Italian authorities are searching for the helmsman who was steering the Costa Concordia on the night it smashed into the island of Giglio after he failed to turn up for a court hearing in the trial of Capt Francesco Schettino on Tuesday.
Jacob Rusli Bin, from Indonesia, was supposed to have given evidence to the court in the Tuscan town of Grosseto but did not appear and could not be traced.
Helmsman from Costa Concordia disaster fails to turn up for trial of captain The Telegraph
Costa has been through the mill since the terrible incident with the Costa Concordia. Cruise bookings fell to worryingly levels, which forced the company to issue some never before seen price reductions, some of them felt as though the company was giving them away.
However, they have since bounced back, not to what they once were, but the recovery was always going to be a long process. We know that what happened was a terrible thing, but people still fly on planes even after hearing of a plane crash, and for many people this is the same when hearing that a ship has sunk.
Costa Cruises push for new jobs Cruise ship news
On the night of the Costa Concordia tragedy, it was first mate Roberto Bosio who gave the order to abandon ship. As Bosio told the court in the trial of the Captain Francesco Schettino, Schettino refused to.
Instead the ship’s captain ignored numerous requests from officers to give that order and continued talking on a phone to the crisis center of the ship’s owner, Costa Crociere, acting as if he was in denial of the ship’s perilous condition.
Bosio, who has been credited by many with saving lives while going above Schettino’s head and giving the order, told the court that “since he (Schettino) wasn’t giving any input, the other officials turned to me for a decision.”
Trial: Costa Concordia’s captain delayed so first mate took over Digital Journal
Costa boss retires with million euro pay-off. Former Costa Cruises chief executive Pier Luigi Foschi has been given a 1.25m euro pay-off on his retirement from the board of Carnival. The cruise boss, who was the public face of the company after the Costa Concordia tragedy in 2012, has stepped down from the board nearly two years later.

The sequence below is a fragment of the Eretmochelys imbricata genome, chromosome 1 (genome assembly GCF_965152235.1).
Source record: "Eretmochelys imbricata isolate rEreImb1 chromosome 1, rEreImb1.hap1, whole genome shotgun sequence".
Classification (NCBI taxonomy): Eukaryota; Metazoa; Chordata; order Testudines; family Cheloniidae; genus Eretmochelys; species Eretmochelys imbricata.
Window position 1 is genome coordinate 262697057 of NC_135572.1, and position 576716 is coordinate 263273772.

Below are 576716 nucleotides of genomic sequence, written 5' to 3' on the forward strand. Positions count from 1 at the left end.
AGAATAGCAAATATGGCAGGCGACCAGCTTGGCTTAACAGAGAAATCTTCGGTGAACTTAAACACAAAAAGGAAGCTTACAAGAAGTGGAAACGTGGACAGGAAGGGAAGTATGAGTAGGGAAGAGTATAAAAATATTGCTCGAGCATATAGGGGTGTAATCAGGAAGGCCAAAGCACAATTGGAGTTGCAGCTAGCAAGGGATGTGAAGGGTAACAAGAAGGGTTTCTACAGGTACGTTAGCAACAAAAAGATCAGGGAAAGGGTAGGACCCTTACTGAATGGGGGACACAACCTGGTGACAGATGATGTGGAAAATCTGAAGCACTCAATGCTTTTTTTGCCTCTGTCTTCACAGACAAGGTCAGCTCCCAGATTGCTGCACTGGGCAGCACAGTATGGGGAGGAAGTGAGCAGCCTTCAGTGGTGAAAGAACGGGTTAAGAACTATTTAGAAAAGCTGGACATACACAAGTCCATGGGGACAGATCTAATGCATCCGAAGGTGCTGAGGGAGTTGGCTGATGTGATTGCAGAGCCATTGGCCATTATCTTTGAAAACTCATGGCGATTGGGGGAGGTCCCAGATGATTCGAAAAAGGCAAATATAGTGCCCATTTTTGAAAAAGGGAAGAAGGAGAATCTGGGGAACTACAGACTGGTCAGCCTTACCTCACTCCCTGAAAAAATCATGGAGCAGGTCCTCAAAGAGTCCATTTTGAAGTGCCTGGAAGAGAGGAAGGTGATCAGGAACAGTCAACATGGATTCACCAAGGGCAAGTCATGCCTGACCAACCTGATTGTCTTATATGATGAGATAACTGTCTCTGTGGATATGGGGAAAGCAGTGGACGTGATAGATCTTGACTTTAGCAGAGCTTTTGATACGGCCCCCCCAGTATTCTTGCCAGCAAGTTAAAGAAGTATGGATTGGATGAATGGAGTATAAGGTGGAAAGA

He retired as Costa chief executive in July 2012 but continued as chairman of the Italian line.
A mutual separation and settlement agreement has been signed covering non-competition, non-solicitation, and confidentiality covenants as well as a general waiver of claims against Carnival, its affiliates, officers and directors by Mr. Foschi, said the company.
Costa boss retires with million euro payoff TravelMole
Concordia Two Years Later: Former Costa CEO Pier Luigi Foschi Retiring from Carnival with Bonus While Victims Remain Uncompensated Cruise Law News
Former Costa Cruises CEO Officially Retires Two Years After Concordia Disaster Skrift
Carnival Corp. said Tuesday that the former CEO of Costa Cruises, the company behind the Concordia disaster, is retiring.
Costa owns the Concordia cruise ship that capsized off the central Italian coast in early 2012. Pier Luigi Foschi was CEO at Costa Cruises when the Concordia slammed into a reef off the Tuscan island of Giglio with more than 4,000 people on board. Thirty-two people died.